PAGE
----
works are dismantled in favor of a self-regulated ambient sensing. Meanwhile, Waters
moves away from tendencies to instrumentalise technology, instead highlighting the
An Ecosystemic Approach to Augmenting Sonic Meditation Practices
role of human attention upon relations formed between each of the components
within a generated ecology. Waters posits, “The notion of Performance Ecosystem
enfolds all three concepts (performer, instrument, environment) and allows room for
the undecideabilities of the virtual domain” [4], depicting this interrelated nature of
ecosystemic components as primary over their intersection with the “virtual domain”.
While an extended examination of these two positions is beyond the scope of this
paper, for the purposes of this discussion it is suitable to work from this relatively
high-level distinction between the two. In so doing, the modified understanding of the
ecosystemic model posed by Haworth [3] and the situated performance ecology of
Waters [4] are most applicable to the system design of dispersion.eLabOrate .    
Incorporating aspects of system self-observation while explicitly designing around
participants’ attentional dynamics, the generated sonic ecosystem deals with the
blending of influence between the system and environmental actors.
2.2 Deep Listening
The practice of Deep Listening was developed by composer Pauline Oliveros in the
1970’s and refined into the 2000’s. It is described by Oliveros as “a practice that is     
intended to heighten and expand consciousness of sound in as many dimensions of
awareness and attentional dynamics as humanly possible” [1]. With a focus on
embodied listening to internal and environmental stimuli, the practice integrates
somatic awareness and energy exercises, listening meditations, and sound-making    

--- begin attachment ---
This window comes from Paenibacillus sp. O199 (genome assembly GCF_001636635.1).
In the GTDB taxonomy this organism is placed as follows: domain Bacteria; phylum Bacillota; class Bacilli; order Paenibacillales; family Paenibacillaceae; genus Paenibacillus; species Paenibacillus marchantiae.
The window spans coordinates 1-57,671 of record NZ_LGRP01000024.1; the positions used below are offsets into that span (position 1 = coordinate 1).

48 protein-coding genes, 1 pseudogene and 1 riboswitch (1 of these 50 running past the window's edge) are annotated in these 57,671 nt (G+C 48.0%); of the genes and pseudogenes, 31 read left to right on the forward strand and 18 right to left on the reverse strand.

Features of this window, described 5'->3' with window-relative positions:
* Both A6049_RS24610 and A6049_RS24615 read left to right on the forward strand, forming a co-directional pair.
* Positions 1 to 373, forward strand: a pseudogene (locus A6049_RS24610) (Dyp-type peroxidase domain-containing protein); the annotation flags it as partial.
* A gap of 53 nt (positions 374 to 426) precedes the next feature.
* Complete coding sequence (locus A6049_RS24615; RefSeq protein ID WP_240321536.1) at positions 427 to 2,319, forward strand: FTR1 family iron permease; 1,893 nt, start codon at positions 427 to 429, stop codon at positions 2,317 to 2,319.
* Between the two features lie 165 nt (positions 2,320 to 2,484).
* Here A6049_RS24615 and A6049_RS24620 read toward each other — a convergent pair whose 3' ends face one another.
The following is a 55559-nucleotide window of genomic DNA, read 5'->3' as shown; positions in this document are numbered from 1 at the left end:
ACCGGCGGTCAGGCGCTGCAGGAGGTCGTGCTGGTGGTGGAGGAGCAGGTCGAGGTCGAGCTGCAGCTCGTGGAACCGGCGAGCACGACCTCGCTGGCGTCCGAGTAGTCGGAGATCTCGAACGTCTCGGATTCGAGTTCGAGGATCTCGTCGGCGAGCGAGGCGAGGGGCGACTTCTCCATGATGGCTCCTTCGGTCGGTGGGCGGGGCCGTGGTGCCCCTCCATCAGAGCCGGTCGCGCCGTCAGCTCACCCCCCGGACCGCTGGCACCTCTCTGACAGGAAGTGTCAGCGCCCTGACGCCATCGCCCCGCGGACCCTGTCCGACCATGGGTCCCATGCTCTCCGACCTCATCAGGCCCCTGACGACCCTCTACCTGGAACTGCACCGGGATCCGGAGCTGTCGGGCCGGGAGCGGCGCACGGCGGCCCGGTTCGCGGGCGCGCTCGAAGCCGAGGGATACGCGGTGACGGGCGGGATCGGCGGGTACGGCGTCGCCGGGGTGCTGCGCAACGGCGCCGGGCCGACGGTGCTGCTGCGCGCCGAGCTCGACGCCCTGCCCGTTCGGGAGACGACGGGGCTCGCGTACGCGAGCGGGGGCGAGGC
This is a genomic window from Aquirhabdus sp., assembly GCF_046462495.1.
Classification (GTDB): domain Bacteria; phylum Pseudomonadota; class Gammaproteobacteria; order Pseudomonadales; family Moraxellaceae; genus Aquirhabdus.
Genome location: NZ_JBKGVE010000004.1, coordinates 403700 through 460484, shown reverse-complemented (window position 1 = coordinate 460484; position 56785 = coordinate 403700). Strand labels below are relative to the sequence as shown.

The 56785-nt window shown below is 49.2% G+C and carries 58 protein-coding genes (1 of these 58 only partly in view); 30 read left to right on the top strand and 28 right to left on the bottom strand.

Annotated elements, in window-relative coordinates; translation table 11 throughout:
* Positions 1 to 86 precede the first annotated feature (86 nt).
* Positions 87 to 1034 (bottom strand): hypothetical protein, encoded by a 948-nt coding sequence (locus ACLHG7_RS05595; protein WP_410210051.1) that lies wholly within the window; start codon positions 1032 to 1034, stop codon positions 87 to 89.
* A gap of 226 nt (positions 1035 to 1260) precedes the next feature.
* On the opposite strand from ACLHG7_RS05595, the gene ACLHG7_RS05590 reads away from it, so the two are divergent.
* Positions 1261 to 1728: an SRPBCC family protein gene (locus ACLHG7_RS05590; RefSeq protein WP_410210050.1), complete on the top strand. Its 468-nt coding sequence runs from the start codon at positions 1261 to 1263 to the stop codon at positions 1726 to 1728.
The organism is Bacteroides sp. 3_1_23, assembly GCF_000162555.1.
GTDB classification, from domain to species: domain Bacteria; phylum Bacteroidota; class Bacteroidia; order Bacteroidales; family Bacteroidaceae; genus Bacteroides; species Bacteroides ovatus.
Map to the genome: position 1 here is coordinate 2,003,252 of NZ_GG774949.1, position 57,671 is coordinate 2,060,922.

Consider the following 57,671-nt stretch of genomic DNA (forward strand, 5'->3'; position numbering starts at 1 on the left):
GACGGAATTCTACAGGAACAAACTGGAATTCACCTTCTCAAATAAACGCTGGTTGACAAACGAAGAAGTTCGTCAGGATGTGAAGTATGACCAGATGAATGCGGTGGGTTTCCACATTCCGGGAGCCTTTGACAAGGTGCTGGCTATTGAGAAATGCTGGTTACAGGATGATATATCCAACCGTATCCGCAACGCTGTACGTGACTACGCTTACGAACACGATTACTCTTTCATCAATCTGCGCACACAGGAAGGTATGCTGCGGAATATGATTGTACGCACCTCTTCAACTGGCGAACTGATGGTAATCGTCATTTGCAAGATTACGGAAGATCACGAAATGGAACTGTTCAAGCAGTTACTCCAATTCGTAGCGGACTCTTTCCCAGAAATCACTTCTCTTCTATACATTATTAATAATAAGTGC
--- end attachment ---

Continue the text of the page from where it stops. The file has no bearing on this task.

exercises that build upon an initial set of text-based pieces Oliveros created known as    
Sonic Meditations, with the Tuning Meditation (TM) being one of the earliest and
most widely-practiced. The Deep Listening community has grown through regular
workshops to include thousands of past and current practitioners, and is kept alive
through certified Deep Listening instructors, including the second author.
3 System Description
The project was created in the DisPerSion Lab at York University in Toronto, an
interdisciplinary research-creation space outfitted with a multichannel audio system.
For dispersion.eLabOrate , 12 channels mounted on floor stands were employed, with   
positions chosen in order to mitigate extraneous feedback, while facilitating intended
feedback between the generated audio and the array of ceiling mounted microphones.
The array of 3x3 omnidirectional microphones ensures participant input is evenly
sensed throughout the space. The TM asks participants to inhale deeply, exhaling on a
note/tone of their choice for one full breath. On the following exhalation, participants
will then match a tone that another has made. Next, a new tone should be held that no
one else has made. This alternation between matching others and offering new tones
repeats until a natural end point is reached, as determined by the group listening
dynamic. In this project we also allowed participants to choose between noise or tone
at each cycle. As this was the primary context in which the project was intended, all
major aesthetic considerations and testing revolved around ensuring the piece could